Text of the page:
Yemen Genebank Receives Emergency Funding
9 December 2022
The National Genetic Resources Center (NGRC) in Yemen is the first genebank to receive funds from the new Emergency Reserve for genebanks facing urgent threats to their precious collections of crop diversity.
The Emergency Reserve, the first such funding mechanism, was launched in November 2021 by the Crop Trust and the Secretariat of the International Treaty on Plant Genetic Resources for Food and Agriculture (International Plant Treaty). The fund can respond rapidly whenever there is an imminent threat to genebanks.
The Emergency Reserve was made possible in part through financial support provided by the Government of Norway for the Crop Trust’s 10-year project, “Biodiversity for Opportunities, Livelihoods and Development” (BOLD). This project aims to strengthen food and nutritional security worldwide by supporting the conservation of crop diversity in genebanks and its use in farmers’ fields.
The NGRC, a long-time partner of the Crop Trust, has suffered badly from the combined effects of the long-running conflict in the country and the COVID-19 pandemic. Rampant inflation, cuts in operating funds and loss of staff have forced the genebank to cut back many of its operations.
But it was the frequent power cuts that were putting the safety of the genebank collection at immediate risk of loss.
“Without mains electricity, we rely on our solar panels to run the freezers where we store our germplasm collection,” said Dr. Maeen Aljarmouzi, manager of the genebank. “But the batteries that store the electricity generated during the day were reaching the end of their normal operating life.”
Replacing 24 specialist batteries doesn’t cost much in the great scheme of things, but it was more than the genebank could afford. “We were looking at a cost of USD 10,000 to replace them, and we could not get the funds from the government or any other source,” said Dr. Aljarmouzi. “Thankfully, our application to the Emergency Reserve was accepted.”
Using the funds, the genebank purchased the vital batteries on the local market and local technicians installed them.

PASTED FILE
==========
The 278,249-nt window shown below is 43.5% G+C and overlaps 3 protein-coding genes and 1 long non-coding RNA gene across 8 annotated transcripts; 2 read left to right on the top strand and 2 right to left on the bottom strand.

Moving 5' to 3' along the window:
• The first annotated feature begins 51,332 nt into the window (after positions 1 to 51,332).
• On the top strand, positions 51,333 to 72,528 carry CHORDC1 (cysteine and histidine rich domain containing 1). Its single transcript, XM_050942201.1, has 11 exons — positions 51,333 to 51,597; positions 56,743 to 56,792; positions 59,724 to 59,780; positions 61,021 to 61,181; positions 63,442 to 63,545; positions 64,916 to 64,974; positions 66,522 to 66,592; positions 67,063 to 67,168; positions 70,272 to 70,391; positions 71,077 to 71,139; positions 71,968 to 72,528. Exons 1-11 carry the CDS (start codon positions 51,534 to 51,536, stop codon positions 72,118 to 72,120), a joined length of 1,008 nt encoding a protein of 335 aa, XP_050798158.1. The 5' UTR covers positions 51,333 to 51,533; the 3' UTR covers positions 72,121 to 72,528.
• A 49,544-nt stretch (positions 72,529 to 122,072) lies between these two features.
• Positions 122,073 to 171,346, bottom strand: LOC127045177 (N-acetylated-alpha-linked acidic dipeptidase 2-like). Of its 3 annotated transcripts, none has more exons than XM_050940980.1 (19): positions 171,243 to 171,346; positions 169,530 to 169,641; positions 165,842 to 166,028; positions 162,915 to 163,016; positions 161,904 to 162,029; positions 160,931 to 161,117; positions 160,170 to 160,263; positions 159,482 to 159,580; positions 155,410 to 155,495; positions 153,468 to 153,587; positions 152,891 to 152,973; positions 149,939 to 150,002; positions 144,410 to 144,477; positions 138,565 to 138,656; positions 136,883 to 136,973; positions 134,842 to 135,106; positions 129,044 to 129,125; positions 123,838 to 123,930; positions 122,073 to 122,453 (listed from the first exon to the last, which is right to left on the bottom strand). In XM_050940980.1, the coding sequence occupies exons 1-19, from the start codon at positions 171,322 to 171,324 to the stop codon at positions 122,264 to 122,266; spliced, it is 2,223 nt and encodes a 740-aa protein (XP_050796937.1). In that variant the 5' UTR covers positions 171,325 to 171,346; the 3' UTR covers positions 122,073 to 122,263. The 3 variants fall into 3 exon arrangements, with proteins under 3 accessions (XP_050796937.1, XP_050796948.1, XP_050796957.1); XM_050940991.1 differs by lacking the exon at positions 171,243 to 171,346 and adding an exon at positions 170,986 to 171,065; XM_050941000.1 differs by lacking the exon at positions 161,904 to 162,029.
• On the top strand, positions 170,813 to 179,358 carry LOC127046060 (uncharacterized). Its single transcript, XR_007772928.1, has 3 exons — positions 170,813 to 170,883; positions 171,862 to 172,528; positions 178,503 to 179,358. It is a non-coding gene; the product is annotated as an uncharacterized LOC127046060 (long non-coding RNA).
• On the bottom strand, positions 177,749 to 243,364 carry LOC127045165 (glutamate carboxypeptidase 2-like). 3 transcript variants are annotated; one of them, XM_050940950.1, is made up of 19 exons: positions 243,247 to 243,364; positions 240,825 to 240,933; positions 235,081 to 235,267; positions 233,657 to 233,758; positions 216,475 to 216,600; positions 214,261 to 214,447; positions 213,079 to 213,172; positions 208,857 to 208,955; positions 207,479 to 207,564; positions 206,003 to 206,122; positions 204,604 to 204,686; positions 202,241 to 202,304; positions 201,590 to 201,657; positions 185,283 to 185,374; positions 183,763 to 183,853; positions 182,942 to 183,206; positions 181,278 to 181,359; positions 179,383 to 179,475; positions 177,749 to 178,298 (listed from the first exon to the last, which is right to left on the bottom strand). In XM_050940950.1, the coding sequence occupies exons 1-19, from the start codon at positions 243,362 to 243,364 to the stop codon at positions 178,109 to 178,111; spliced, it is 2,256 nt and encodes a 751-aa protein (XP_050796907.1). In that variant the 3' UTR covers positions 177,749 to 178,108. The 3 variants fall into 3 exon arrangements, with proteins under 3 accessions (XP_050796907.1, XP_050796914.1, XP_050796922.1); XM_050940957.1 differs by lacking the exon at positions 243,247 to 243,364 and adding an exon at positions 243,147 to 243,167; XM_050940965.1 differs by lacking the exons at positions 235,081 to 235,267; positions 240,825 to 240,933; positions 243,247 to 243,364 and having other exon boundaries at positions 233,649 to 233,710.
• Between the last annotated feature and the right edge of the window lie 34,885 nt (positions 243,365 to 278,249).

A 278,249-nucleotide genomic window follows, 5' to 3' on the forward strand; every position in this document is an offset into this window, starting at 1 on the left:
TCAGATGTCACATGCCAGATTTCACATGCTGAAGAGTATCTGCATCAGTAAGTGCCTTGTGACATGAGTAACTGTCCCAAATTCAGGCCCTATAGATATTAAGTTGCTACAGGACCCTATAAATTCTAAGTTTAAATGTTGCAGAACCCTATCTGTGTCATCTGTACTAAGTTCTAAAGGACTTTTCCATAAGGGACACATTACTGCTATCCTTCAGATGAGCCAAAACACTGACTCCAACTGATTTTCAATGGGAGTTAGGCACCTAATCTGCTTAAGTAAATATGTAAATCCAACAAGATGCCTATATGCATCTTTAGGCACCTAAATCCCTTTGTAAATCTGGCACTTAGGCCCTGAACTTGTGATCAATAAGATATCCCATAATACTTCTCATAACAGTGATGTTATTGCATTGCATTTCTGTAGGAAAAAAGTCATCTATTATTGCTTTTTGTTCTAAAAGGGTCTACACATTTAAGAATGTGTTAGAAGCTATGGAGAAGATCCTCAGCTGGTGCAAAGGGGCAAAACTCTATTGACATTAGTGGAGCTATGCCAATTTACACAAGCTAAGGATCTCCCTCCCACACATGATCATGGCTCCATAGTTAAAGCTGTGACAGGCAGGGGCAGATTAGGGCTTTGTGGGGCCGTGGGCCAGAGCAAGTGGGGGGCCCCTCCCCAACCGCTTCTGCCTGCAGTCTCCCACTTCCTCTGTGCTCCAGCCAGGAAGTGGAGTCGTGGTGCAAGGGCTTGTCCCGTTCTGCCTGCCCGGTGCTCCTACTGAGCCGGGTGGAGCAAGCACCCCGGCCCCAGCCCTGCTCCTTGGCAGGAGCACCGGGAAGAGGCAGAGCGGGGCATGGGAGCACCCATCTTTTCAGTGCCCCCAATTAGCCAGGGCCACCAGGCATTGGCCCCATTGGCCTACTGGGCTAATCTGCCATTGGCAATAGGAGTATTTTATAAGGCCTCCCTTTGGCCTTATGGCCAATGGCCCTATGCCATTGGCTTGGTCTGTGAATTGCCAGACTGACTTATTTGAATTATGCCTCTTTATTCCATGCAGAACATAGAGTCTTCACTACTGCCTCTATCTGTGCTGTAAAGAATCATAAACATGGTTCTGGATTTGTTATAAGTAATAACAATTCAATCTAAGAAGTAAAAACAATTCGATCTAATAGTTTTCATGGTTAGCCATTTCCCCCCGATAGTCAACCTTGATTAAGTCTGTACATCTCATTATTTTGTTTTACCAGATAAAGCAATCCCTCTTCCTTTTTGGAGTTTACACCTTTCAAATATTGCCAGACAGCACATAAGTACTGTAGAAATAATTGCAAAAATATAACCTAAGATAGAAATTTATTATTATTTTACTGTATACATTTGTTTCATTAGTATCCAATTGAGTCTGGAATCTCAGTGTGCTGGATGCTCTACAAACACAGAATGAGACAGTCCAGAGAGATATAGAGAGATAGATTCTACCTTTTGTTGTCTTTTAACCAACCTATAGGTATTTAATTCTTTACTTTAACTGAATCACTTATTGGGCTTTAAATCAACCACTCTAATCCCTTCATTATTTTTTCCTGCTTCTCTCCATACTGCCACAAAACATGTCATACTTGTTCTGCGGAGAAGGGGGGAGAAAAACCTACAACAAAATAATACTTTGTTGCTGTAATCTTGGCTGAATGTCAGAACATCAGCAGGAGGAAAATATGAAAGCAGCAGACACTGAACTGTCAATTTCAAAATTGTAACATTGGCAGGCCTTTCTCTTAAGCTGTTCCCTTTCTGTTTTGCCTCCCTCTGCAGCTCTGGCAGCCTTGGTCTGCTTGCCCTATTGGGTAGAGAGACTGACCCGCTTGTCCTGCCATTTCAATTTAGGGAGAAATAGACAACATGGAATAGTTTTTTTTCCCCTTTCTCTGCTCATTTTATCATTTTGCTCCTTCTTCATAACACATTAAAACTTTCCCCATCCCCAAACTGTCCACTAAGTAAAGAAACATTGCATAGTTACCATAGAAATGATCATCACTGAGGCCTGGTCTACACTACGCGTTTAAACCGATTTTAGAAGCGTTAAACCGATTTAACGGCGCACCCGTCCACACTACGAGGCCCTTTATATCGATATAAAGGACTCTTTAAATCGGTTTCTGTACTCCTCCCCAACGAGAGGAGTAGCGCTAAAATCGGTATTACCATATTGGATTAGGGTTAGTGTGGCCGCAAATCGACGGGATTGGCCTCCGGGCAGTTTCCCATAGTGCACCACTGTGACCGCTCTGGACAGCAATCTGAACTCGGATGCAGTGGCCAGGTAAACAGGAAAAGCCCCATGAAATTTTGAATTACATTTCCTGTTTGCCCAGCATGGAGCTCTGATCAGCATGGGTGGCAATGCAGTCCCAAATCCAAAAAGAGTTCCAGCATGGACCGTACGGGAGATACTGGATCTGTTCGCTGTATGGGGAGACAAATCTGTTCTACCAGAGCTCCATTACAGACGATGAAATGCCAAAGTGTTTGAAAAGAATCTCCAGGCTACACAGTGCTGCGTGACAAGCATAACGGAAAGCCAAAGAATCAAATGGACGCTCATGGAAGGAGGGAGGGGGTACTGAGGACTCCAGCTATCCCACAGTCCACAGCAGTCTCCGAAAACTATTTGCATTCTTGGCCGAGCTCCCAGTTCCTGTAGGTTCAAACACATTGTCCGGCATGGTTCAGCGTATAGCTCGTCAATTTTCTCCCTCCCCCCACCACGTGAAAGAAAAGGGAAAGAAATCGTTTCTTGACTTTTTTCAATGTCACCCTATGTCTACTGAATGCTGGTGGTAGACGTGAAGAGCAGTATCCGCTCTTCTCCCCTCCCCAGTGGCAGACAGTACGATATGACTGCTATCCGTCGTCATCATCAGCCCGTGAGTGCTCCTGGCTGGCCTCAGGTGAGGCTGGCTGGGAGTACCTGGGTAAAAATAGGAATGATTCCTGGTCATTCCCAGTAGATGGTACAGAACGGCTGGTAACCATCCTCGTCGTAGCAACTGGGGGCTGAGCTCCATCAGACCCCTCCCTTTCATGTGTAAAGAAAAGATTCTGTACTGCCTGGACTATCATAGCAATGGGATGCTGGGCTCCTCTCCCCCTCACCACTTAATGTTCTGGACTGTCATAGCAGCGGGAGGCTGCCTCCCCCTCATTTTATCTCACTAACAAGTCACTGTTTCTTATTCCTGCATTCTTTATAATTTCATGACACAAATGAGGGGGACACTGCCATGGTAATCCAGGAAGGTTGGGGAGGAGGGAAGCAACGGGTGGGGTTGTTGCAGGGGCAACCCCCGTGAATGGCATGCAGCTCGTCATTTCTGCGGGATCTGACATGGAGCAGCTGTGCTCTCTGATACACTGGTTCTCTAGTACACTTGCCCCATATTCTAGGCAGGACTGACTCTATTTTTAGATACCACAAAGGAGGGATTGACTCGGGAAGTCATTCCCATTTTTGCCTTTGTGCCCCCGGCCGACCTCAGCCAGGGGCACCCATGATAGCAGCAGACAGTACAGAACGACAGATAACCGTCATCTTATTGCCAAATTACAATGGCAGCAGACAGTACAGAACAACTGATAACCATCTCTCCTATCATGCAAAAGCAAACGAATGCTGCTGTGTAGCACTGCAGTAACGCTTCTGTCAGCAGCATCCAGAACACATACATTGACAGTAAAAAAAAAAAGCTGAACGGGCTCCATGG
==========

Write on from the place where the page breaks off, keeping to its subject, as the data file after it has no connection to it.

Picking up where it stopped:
Yemen, with its unique geographical location, diverse agro-ecological zones and long history of agricultural development, harbors a wealth of crop diversity. Farmers grow a wide range of cereals, legumes, fruit trees and vegetables and the country is home to a large number of local landraces of millets, sorghum, wheat, barley, lentils, alfalfa, and, famously, coffee. The NGRC genebank houses some 6,500 seed samples of more than 40 crops – more than 40% of them cereals.
“Before the Emergency Reserve, there was no ready source of funding to aid genebanks in their times of acute need,” said Stefan Schmitz, Executive Director of the Crop Trust. “We have stepped in on a number of occasions to help genebanks around the world facing emergency situations, but this puts it all on a more sure footing.”
Floods, fires and earthquakes have destroyed genebanks in the past. But it doesn’t take much for a crop collection to disappear. Lack of funds to pay the electric bill, or the malfunction of a cold room is enough for invaluable, sometimes unique, diversity to disappear – forever. “The Emergency Reserve gives us a better system for dealing with imminent threats, both big and small,” concludes Schmitz.
“Without the intervention of the Emergency Reserve, there was a great risk that the whole of the NGRC collection would have been lost,” said Kent Nnadozie, Secretary of the International Plant Treaty. “This demonstrates just how important it is to have such a responsive funding mechanism for dealing with crises like this that need urgent resolution.”
National genebanks like the NGRC are a vital part of the global network of genebanks, contributing under the International Plant Treaty to the global conservation of the crop diversity that we all need to ensure food security under climate change. By alleviating a local emergency, the Crop Trust and International Plant Treaty are helping to address a global one.